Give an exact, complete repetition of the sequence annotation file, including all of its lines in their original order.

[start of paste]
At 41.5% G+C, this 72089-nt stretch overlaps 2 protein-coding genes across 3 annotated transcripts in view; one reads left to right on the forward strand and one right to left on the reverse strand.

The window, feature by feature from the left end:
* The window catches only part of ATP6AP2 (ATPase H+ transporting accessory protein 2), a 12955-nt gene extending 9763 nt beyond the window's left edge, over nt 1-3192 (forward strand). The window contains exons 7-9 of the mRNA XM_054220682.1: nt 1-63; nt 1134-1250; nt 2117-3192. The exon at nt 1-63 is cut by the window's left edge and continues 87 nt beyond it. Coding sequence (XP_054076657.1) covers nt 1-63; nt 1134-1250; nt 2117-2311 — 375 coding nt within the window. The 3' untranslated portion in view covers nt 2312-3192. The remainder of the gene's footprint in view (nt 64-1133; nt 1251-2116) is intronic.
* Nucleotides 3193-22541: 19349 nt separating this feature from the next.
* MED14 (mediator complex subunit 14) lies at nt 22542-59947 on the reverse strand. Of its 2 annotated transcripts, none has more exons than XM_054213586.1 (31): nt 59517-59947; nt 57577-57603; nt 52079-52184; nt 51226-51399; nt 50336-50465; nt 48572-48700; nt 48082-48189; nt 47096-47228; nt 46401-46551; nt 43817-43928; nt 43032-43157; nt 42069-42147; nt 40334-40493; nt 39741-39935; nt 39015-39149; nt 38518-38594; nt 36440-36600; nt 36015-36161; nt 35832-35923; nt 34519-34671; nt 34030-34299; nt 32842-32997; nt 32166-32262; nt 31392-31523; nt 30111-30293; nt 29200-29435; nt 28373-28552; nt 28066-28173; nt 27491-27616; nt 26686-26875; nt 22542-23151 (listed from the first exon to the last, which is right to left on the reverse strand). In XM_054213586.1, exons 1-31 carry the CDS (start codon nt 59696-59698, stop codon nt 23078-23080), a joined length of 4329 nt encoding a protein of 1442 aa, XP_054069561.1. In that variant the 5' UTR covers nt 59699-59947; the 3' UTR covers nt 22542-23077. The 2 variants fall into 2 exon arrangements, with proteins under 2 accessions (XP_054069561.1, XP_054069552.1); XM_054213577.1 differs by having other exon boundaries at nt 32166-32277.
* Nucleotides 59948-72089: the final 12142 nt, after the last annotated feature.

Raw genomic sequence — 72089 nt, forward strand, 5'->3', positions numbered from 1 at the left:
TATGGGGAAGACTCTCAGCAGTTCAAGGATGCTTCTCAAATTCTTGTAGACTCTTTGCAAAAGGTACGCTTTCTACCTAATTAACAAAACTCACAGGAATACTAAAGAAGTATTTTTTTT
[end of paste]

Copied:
At 41.5% G+C, this 72089-nt stretch overlaps 2 protein-coding genes across 3 annotated transcripts in view; one reads left to right on the forward strand and one right to left on the reverse strand.

The window, feature by feature from the left end:
* The window catches only part of ATP6AP2 (ATPase H+ transporting accessory protein 2), a 12955-nt gene extending 9763 nt beyond the window's left edge, over nt 1-3192 (forward strand). The window contains exons 7-9 of the mRNA XM_054220682.1: nt 1-63; nt 1134-1250; nt 2117-3192. The exon at nt 1-63 is cut by the window's left edge and continues 87 nt beyond it. Coding sequence (XP_054076657.1) covers nt 1-63; nt 1134-1250; nt 2117-2311 — 375 coding nt within the window. The 3' untranslated portion in view covers nt 2312-3192. The remainder of the gene's footprint in view (nt 64-1133; nt 1251-2116) is intronic.
* Nucleotides 3193-22541: 19349 nt separating this feature from the next.
* MED14 (mediator complex subunit 14) lies at nt 22542-59947 on the reverse strand. Of its 2 annotated transcripts, none has more exons than XM_054213586.1 (31): nt 59517-59947; nt 57577-57603; nt 52079-52184; nt 51226-51399; nt 50336-50465; nt 48572-48700; nt 48082-48189; nt 47096-47228; nt 46401-46551; nt 43817-43928; nt 43032-43157; nt 42069-42147; nt 40334-40493; nt 39741-39935; nt 39015-39149; nt 38518-38594; nt 36440-36600; nt 36015-36161; nt 35832-35923; nt 34519-34671; nt 34030-34299; nt 32842-32997; nt 32166-32262; nt 31392-31523; nt 30111-30293; nt 29200-29435; nt 28373-28552; nt 28066-28173; nt 27491-27616; nt 26686-26875; nt 22542-23151 (listed from the first exon to the last, which is right to left on the reverse strand). In XM_054213586.1, exons 1-31 carry the CDS (start codon nt 59696-59698, stop codon nt 23078-23080), a joined length of 4329 nt encoding a protein of 1442 aa, XP_054069561.1. In that variant the 5' UTR covers nt 59699-59947; the 3' UTR covers nt 22542-23077. The 2 variants fall into 2 exon arrangements, with proteins under 2 accessions (XP_054069561.1, XP_054069552.1); XM_054213577.1 differs by having other exon boundaries at nt 32166-32277.
* Nucleotides 59948-72089: the final 12142 nt, after the last annotated feature.

Raw genomic sequence — 72089 nt, forward strand, 5'->3', positions numbered from 1 at the left:
TATGGGGAAGACTCTCAGCAGTTCAAGGATGCTTCTCAAATTCTTGTAGACTCTTTGCAAAAGGTACGCTTTCTACCTAATTAACAAAACTCACAGGAATACTAAAGAAGTATTTTTTTT